In the summer of 2020, the Black Lives Matter (BLM) and Defund the Police (DtP) movements gained international visibility following the law-enforcement perpetrated murder of George Floyd. For many, this latest in a long history of killings exemplified the irreparably strained relationship between the African American community and the police. BLM and DtP propose wide-ranging measures to make policing less racially predatory, including the possibility of abolition. While some of these changes may be effective, we need to demystify what shields police institutions from positive change.
The BLM movement seeks, among other aims, to reduce police-related deaths by improving police practices. For example, the movement’s 8 Can’t Wait campaign aims to limit police intervention, regulate the use of force, and ensure the accountability of police departments.
But what if the core of the 8 Can’t Wait campaign’s approach simplifies “officer politeness” as a “silver-bullet” solution for police reform? What if that approach sacrifices true change in favour of inexpensive, easy to implement, and noncontroversial reforms? What if that approach distracts us from structural change by targeting what police do only in their everyday micro-level interactions?
In search of answers to those questions, DtP protestors ask whether we want police at all. In reply to the 8 Can’t Wait demands, DtP protestors published the 8 to Abolition agenda with the aim “not to create better, friendlier, or more community-oriented police” but to build a society where communities can address safety and wellbeing without police and prisons. The DtP movement thus aims both to defund police institutions and to redistribute funds to alternate sectors such as social work, education, and mental health programs.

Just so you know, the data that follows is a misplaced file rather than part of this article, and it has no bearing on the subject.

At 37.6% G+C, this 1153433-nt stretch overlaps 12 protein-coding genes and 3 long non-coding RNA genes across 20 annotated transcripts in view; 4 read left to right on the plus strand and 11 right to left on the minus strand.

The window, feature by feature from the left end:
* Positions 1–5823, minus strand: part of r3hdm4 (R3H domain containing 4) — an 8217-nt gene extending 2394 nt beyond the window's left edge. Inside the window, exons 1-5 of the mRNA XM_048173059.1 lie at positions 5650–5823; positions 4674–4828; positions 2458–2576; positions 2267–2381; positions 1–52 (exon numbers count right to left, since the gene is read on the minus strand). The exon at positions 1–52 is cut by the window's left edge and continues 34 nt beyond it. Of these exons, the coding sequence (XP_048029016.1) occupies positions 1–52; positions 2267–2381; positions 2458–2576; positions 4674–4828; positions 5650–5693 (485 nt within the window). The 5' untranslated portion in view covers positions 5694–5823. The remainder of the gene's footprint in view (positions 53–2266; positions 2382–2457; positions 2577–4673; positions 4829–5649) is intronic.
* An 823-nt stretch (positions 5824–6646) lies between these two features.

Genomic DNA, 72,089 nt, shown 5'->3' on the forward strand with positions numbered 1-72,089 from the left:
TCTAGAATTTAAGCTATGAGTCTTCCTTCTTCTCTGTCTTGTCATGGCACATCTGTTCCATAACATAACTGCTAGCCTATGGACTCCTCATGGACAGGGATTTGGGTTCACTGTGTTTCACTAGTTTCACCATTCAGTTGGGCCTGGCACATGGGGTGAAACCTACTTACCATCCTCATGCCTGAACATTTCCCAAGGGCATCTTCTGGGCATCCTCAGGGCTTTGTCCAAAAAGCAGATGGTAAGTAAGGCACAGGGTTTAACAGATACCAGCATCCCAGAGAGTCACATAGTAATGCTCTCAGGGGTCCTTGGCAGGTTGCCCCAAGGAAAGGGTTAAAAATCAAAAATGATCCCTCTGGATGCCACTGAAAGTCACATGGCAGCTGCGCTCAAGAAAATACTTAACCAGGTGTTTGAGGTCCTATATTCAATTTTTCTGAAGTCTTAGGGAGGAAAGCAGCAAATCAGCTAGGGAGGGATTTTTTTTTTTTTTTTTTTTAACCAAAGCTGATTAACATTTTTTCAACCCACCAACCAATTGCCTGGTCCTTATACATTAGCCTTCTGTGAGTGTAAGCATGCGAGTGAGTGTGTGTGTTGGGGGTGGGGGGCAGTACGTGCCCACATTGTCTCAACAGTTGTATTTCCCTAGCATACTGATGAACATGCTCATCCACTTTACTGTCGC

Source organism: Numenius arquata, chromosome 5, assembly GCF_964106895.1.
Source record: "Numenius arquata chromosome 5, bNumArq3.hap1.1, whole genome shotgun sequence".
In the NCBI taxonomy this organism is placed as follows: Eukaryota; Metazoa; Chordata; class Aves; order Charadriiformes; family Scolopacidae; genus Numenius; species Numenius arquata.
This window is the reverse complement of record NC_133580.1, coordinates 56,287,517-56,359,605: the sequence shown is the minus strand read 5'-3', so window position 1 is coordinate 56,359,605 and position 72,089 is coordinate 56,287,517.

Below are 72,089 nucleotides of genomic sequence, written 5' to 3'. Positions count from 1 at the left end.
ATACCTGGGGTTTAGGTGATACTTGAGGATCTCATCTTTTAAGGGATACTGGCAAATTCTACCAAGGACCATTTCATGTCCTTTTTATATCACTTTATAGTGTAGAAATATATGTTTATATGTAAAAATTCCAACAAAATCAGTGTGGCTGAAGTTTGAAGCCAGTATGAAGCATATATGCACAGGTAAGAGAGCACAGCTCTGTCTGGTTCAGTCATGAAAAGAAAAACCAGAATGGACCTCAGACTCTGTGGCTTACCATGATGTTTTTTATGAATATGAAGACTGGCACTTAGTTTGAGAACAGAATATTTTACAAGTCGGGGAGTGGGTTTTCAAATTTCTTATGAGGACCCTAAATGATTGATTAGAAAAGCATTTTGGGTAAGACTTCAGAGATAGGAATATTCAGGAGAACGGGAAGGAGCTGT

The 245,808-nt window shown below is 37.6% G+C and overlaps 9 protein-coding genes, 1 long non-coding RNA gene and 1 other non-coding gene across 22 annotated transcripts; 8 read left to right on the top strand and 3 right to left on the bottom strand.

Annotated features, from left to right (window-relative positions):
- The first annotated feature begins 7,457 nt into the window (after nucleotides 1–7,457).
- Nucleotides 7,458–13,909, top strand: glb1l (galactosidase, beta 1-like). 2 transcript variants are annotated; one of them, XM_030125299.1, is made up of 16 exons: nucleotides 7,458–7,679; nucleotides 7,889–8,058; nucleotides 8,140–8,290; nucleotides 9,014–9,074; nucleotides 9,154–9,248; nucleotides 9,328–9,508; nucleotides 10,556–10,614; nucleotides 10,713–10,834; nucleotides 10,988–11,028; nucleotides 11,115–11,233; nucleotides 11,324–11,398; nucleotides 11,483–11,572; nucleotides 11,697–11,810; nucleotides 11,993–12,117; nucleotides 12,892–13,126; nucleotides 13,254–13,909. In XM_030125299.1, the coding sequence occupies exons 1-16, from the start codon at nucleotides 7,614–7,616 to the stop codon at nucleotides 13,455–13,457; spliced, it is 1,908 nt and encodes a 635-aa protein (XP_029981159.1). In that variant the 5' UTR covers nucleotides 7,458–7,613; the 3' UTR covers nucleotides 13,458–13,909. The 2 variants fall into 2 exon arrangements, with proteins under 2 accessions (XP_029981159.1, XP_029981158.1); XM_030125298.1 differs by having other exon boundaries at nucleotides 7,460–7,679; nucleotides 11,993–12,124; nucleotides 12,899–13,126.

Defunding and redistribution, however, are likely to face challenges due to the obscurity surrounding the police role. Policing is not confined to a single crime control function, and re-assigning duties to others will require re-assigning the mandate for coercive force. There will always be situations where legitimate force is necessary to ensure the effective functioning of, for example, DtP’s proposed alternatives such as community governance programs. Whether an organization has ‘serve and protect’ written on their police cars or ‘mental health services’ on their ambulance, they still carry the same state mandate for violence, if sometimes expressed in a less conspicuous way.
Demystifying the confusion that surrounds the police role and clarifying its core ideas is therefore necessary to facilitate positive and lasting change. In reference to policing, demystification entails questioning how officers exercise control over their citizens. What, for example, are the origins of the belief that officers protect society from a perceived breakdown of order?
The recent trial and conviction of former Minneapolis police officer Derek Chauvin marks progress toward such demystification. Chauvin was convicted of the second and third-degree murder and second-degree manslaughter of George Floyd, a rare verdict for violence committed by an on-duty police officer. However, his chances of serving a consecutive sentence remain elusive due to the increased discretionary power Minnesota’s sentencing guidelines afford judges and the fact that Chauvin did not commit three separate criminal acts.
Despite questions surrounding sentence length, Chauvin’s conviction represents a historic moment of cultural change in distinguishing acceptable police conduct from unacceptable. The conviction also establishes a precedent for future cases in that those criminally charged with excessive use of force may no longer be protected by their superiors, colleagues, or the longstanding police mystique.
The conviction could be the first real moment of police demystification. It symbolizes a demand for police institutions, as other institutions must, to hold their employees to account.
Chauvin’s verdict neither marks an end to the disproportionate use of deadly force against African Americans nor remedies the justice system’s many other ills. Instead, it exemplifies how the justice system is just that: another system.
Only with demystification can we reimagine meaningful change in police institutions. This will mean moving policing out from behind a shroud that makes unaccountability possible.
Note: This article gives the views of the authors, and not the position of the Social Policy Blog, nor of the London School of Economics.